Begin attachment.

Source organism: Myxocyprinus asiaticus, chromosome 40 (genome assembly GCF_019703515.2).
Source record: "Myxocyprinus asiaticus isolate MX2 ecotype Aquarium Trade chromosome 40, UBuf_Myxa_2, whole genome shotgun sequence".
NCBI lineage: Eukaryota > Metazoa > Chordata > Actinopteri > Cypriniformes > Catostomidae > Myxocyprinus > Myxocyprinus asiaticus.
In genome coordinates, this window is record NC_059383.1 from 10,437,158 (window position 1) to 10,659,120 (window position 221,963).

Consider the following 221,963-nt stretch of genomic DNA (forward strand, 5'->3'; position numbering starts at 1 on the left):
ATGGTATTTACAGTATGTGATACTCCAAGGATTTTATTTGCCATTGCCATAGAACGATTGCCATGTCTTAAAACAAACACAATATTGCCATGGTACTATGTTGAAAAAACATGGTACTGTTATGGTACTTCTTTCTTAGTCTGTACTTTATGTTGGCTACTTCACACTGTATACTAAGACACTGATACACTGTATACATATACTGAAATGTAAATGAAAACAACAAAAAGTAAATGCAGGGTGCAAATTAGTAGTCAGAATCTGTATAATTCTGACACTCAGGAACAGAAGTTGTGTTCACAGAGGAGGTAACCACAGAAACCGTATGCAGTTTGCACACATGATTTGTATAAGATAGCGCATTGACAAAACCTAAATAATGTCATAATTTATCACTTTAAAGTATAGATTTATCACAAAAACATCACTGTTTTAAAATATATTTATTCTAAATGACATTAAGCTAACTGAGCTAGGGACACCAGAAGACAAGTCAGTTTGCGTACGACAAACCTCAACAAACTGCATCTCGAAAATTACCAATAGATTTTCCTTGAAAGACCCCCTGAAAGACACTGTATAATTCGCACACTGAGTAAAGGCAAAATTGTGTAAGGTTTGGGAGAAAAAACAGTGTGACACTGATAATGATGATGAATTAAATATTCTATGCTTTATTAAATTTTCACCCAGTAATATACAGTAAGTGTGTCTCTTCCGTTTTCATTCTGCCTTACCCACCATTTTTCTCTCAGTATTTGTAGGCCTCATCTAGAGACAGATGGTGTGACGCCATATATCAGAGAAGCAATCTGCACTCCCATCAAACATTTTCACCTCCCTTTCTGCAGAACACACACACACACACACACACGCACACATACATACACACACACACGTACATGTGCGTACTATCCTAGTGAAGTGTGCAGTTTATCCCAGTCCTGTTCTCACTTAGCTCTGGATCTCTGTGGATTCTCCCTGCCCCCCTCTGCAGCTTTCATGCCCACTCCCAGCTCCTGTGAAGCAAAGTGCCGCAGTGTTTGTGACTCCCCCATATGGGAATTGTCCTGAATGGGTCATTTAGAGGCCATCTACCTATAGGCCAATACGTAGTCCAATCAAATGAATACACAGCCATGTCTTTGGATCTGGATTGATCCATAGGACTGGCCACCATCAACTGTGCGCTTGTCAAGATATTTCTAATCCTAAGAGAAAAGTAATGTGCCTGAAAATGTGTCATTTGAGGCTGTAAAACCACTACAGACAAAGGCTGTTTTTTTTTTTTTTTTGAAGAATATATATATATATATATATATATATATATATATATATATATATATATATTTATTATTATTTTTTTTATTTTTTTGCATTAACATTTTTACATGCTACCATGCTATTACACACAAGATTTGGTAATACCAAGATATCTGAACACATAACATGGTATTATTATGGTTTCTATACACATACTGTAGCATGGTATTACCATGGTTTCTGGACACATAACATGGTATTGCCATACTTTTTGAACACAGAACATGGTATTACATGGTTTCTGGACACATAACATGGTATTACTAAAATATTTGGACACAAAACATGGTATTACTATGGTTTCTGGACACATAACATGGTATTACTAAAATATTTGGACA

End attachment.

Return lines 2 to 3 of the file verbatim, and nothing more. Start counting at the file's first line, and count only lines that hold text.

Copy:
Source record: "Myxocyprinus asiaticus isolate MX2 ecotype Aquarium Trade chromosome 40, UBuf_Myxa_2, whole genome shotgun sequence".
NCBI lineage: Eukaryota > Metazoa > Chordata > Actinopteri > Cypriniformes > Catostomidae > Myxocyprinus > Myxocyprinus asiaticus.